We expect the major central banks to take somewhat different approaches to monetary policy in 2022 while sticking to their carefully communicated normalization plans. The Bank of Japan and the European Central Bank have been optimistic in their approach. Yet the Fed, alongside the Bank of Canada and others, has been more aggressive, initiating asset purchases by gradually lowering expected interest rate hikes.
The Fed’s asset purchase reduction program, which began in November, is expected to end in early 2022, while the federal funds rate will also have fallen from a very low level by the end of 2022 according to current projections. .
This kind of constant progress towards normalization should allow inflation to dissipate naturally, in our opinion, without the need for a sudden intervention. Further measures to control inflation could precipitate a decline in equity markets, given current high valuations and growth which remains above trend but slowing. The Fed’s latest projections show that the real gross domestic product of the United States was already declining after a post-pandemic peak in 2021.
There is also a risk that a too rapid reduction in liquidity will slow growth to critical levels, weakening business confidence and corporate investment to such an extent that central banks will be forced to turn around to re-inflate funds. economies and markets. Premature tightening could also undermine investor and consumer confidence, making any retrospective easing less effective.
In the United States, the appointment of Fed Chairman Jerome Powell for a second term creates welcome continuity for financial markets and should reduce fears about stable monetary policy. However, a reconfiguration of the Fed’s board could increase the chances of a more hawkish approach, depending on the persistence of inflation and the influence of political factors such as fiscal policy.
Implications for the multi-asset investment strategy
We continue to favor equities over bonds through 2022 as corporate earnings generally remain healthy, indicating that companies can maintain profitability by passing higher input costs on to customers. This was facilitated by strong demand and demonstrates how some inflation doesn’t necessarily have to be bad for stocks.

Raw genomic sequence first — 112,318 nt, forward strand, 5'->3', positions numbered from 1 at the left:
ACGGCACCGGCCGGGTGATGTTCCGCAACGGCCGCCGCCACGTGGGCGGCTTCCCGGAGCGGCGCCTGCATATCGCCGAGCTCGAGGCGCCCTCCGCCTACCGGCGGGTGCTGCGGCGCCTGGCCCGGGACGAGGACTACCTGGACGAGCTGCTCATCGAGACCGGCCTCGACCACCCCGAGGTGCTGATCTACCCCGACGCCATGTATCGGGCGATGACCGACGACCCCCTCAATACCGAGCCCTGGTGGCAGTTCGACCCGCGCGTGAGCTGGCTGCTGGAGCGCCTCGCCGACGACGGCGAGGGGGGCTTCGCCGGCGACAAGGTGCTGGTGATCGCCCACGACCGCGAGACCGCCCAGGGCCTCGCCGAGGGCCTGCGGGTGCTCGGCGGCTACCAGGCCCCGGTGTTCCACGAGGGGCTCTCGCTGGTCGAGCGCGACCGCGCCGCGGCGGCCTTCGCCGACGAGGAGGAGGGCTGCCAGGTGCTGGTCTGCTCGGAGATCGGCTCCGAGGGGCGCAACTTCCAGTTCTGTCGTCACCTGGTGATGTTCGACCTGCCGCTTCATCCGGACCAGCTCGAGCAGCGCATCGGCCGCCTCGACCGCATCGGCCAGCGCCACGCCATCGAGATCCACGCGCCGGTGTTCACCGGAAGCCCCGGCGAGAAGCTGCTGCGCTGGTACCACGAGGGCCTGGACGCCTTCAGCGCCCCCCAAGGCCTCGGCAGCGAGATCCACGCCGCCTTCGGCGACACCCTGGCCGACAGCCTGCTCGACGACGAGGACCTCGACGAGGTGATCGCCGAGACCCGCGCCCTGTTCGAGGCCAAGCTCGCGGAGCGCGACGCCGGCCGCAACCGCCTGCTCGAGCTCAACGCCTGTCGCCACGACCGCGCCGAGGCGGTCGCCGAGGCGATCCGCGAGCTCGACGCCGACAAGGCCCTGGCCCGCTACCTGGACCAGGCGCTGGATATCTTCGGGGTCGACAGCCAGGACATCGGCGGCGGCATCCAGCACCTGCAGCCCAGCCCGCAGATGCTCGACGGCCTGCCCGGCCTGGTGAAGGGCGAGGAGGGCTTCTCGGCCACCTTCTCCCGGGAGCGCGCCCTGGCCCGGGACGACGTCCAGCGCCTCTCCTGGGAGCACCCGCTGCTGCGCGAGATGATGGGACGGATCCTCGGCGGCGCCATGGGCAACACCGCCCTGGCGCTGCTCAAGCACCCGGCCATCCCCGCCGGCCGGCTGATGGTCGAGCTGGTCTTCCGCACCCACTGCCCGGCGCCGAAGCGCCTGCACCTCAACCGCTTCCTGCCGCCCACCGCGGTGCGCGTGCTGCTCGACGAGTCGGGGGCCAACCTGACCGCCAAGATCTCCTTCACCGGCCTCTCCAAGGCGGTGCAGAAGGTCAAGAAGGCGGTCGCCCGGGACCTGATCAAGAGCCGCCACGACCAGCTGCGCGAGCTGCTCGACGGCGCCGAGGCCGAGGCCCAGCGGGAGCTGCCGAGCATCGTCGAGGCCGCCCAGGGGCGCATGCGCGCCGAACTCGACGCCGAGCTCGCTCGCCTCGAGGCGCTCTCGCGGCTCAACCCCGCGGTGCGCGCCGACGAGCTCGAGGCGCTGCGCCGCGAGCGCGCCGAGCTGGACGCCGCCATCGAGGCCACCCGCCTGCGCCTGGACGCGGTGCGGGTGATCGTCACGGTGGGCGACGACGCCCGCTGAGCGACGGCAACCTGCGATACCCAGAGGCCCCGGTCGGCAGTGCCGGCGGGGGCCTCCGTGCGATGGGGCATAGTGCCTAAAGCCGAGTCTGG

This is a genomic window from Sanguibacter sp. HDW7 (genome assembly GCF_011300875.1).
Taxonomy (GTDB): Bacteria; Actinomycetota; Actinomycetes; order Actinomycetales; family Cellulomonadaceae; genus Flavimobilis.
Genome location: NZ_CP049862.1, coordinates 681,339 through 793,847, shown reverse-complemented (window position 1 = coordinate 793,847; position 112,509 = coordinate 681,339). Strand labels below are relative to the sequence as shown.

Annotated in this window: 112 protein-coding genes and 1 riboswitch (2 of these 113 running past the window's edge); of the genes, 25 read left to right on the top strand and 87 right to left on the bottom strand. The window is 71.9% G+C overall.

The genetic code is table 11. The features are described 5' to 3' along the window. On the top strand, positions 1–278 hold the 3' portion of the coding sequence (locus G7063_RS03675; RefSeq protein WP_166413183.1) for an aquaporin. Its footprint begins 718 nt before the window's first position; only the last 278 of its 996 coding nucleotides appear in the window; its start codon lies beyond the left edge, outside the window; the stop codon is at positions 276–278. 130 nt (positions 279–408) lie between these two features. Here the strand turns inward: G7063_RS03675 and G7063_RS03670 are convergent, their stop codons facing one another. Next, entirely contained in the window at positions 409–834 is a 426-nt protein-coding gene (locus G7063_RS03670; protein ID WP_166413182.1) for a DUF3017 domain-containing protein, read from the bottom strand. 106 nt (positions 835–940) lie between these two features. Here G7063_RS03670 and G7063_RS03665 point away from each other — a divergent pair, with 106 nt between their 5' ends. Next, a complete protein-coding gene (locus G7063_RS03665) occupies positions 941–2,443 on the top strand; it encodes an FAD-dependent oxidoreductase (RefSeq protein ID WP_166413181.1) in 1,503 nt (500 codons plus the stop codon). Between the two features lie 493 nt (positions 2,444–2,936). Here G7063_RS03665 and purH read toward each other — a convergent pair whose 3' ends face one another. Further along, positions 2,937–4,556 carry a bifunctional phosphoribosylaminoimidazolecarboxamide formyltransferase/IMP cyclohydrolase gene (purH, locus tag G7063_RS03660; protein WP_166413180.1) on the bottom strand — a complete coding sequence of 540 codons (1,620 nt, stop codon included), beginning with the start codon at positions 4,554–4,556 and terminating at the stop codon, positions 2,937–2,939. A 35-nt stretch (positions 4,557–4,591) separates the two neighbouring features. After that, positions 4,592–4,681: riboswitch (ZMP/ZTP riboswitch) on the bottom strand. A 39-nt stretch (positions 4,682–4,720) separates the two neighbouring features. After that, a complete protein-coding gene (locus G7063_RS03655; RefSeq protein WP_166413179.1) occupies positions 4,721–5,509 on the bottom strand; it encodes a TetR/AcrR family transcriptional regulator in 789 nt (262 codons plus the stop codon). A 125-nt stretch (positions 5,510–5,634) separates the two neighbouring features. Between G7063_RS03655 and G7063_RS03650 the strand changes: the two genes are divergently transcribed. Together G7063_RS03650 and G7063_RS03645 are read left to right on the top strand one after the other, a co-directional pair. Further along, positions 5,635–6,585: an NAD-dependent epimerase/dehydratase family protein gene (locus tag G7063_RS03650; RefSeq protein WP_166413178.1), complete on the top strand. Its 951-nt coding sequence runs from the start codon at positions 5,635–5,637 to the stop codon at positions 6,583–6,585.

If margins remain strong through 2022, equity markets could strengthen further as inflation normalizes. On the other hand, valuations high compared to historical levels could be put under pressure if high expectations for earnings performance are not met.
The continued threat of newer variants of Covid-19 is a risk that could no doubt wipe out profits, especially if governments choose to act with caution. Blockages and travel restrictions of varying severity will all serve to disrupt business activity and affect consumer sentiment.
An interesting consideration is how inflation has had a different impact on industrial sectors, especially around wage growth, in an environment where wage increases reduce earnings per share.
We have observed that rising wages have a greater impact on businesses with lower paid workforces, such as transportation and food retailing, so we will factor this data into our decisions. investment in shares during 2022.
Elsewhere, the US Treasury yield curve is no longer steep, which is a good indicator that the bond market is anticipating peak inflation. We believe this confirms our preference for equities. Given the risks associated with the persistence of inflation, we will keep most of our bond holdings in short-term bonds less sensitive to interest rates.
Such a position means that a significant return is difficult to achieve. However, this can be solved, in our view, by investing in high yield corporate bonds that offer a large carry over to US Treasuries with an attractive risk / return profile. Cash and short-term US Treasuries also play an important role in our investment strategy, providing protection against the high volatility expected due to the normalization of monetary policy.
Ed Perks is the Director of Investments at Franklin Templeton Investment Solutions.